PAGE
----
Infection Rates After Colonoscopy, Endoscopy at US Specialty Centers Are Far Higher Than Previously Thought
Johns Hopkins study finds some outpatient centers have infection risks 100 times higher than expected
The rates of infection following colonoscopies and upper-GI endoscopies performed at U.S. outpatient specialty centers are far higher than previously believed, according to a Johns Hopkins study published online this month in the journal Gut.
Johns Hopkins researcher Susan Hutfless led a team that plumbed medical data from the year 2014 and determined that patients who underwent one of the common procedures at facilities known as ambulatory surgery centers (ASCs) were at greater-than-expected risk of bacterial infections, including E. coli and Klebsiella.
“Though patients are routinely told that common endoscopic procedures are safe,” says Hutfless, “we found that post-endoscopic infections are more common than we thought, and that they vary widely from one ASC facility to another.”
Each year in the United States, there are more than 15 million colonoscopies and 7 million upper-GI endoscopies, known as esophagogastroduodenoscopies, or EGDs. Both colonoscopies and EGDs are performed with an endoscope, a reusable optical instrument that allows an endoscopist access to a patient’s gastrointestinal tract. They can be used to screen for disease or to perform a number of procedures, such as polyp removal, without the need for invasive surgery.
Using an all-payer claims database, Hutfless and her team examined data from six states — California, Florida, Georgia, Nebraska, New York and Vermont — to track infection-related emergency room visits and unplanned inpatient admissions within seven and 30 days after a colonoscopy or EGD.
Hutfless says that post-endoscopic infection rates were previously believed to be in the neighborhood of one in a million. This research, the first to explore data on ASCs and postprocedure infection, revealed that the rate of infection seven or fewer days after the procedure was slightly higher than 1 in 1,000 for screening colonoscopies and about 1.6 per 1,000 for nonscreening colonoscopies. Rates for EGDs within that time were more than 3 per 1,000.
Patients who’d been hospitalized before undergoing one of the procedures were at even greater risk of infection. Almost 45 in 1,000 patients who’d been hospitalized within 30 days prior to a screening colonoscopy visited a hospital with an infection within a month. Within those same parameters, the rate of infection-related hospitalization for EGDs was more than 59 patients per 1,000.
Though the nation’s first ASC was established more than 40 years ago, the facilities gained popularity over the last 20 years as more convenient, less expensive alternatives to hospital care for outpatient surgeries and other procedures.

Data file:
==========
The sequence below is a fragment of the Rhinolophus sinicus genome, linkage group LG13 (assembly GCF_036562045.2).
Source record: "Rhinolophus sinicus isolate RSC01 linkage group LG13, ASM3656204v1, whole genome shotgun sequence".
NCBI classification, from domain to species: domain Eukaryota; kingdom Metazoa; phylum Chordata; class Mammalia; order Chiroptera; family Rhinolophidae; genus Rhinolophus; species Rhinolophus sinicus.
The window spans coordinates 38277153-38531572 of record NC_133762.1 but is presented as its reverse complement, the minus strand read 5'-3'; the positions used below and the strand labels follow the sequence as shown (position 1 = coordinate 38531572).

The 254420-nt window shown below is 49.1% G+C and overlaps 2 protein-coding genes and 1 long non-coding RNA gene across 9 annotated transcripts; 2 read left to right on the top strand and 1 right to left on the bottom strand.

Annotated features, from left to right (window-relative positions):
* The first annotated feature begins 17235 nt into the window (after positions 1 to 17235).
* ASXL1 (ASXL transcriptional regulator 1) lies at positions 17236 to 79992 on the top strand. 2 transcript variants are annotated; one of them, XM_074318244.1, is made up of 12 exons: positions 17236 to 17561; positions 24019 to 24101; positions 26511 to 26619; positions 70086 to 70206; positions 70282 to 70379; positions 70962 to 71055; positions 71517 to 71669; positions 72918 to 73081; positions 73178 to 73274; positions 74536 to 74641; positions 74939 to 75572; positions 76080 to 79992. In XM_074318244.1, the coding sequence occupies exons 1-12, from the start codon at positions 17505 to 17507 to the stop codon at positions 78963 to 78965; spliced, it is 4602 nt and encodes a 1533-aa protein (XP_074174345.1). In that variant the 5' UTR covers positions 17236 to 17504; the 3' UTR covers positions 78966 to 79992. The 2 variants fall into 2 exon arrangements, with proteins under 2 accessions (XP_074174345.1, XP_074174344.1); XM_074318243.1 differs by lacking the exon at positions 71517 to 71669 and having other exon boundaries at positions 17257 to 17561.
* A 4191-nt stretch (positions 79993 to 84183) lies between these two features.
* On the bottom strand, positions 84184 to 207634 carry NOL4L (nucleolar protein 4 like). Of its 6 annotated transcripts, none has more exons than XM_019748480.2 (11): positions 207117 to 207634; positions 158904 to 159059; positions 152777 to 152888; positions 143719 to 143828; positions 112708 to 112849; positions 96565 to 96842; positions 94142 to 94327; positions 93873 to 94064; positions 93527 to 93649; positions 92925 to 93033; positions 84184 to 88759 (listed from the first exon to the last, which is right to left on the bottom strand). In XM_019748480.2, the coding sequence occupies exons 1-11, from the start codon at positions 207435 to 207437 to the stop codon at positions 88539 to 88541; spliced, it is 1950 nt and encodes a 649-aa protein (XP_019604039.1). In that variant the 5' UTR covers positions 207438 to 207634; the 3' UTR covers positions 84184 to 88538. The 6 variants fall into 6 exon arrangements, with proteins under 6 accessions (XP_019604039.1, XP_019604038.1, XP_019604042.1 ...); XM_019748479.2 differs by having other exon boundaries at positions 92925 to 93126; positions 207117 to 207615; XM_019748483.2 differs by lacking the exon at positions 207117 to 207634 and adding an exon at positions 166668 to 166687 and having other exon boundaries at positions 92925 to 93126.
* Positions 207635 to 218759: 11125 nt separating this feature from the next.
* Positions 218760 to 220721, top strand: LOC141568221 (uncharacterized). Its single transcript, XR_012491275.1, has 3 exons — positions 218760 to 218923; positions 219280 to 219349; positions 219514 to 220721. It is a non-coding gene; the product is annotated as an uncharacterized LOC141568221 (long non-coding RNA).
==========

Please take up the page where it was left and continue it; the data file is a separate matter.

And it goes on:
The team found evidence that, among the ASC postprocedure infections, the rates were slightly higher for diagnostic procedures, as opposed to screening procedures.
ASCs with the highest volume of procedures had the lowest rates of post-endoscopic infections.
According to the Ambulatory Surgery Center Association, in 2017, 64 percent of ASCs were owned by physicians, while 28 percent were affiliated with hospitals or health systems. Hutfless points out that, since many ASCs lack an electronic medical record system connected to hospital emergency departments, those ASCs are unlikely to learn of their patients’ infections.
“If they don’t know their patients are developing these serious infections, they’re not motivated to improve their infection control,” she says.
While the overwhelming majority of ASCs follow strict infection-control guidelines, says Hutfless, she and her team found infection rates at some ASCs more than 100 times higher than expected.
Advances in endoscopy and colonoscopy have revolutionized gastroenterology and the treatment and prevention of gastric diseases, says Hutfless. But she and her co-authors agree that patients should be aware of infection risk associated with all endoscopic procedures.
The study’s other authors are Peiqi Wang, Saowanee Ngamruengphong, Martin A. Makary and Anthony Kalloo of the Johns Hopkins University School of Medicine and Tim Xu, of McKinsey & Company in Washington, D.C.
The study was funded by the United States Department of Health and Human Services Agency for Healthcare Research and Quality.
COI: The authors declare no competing or conflicting interests.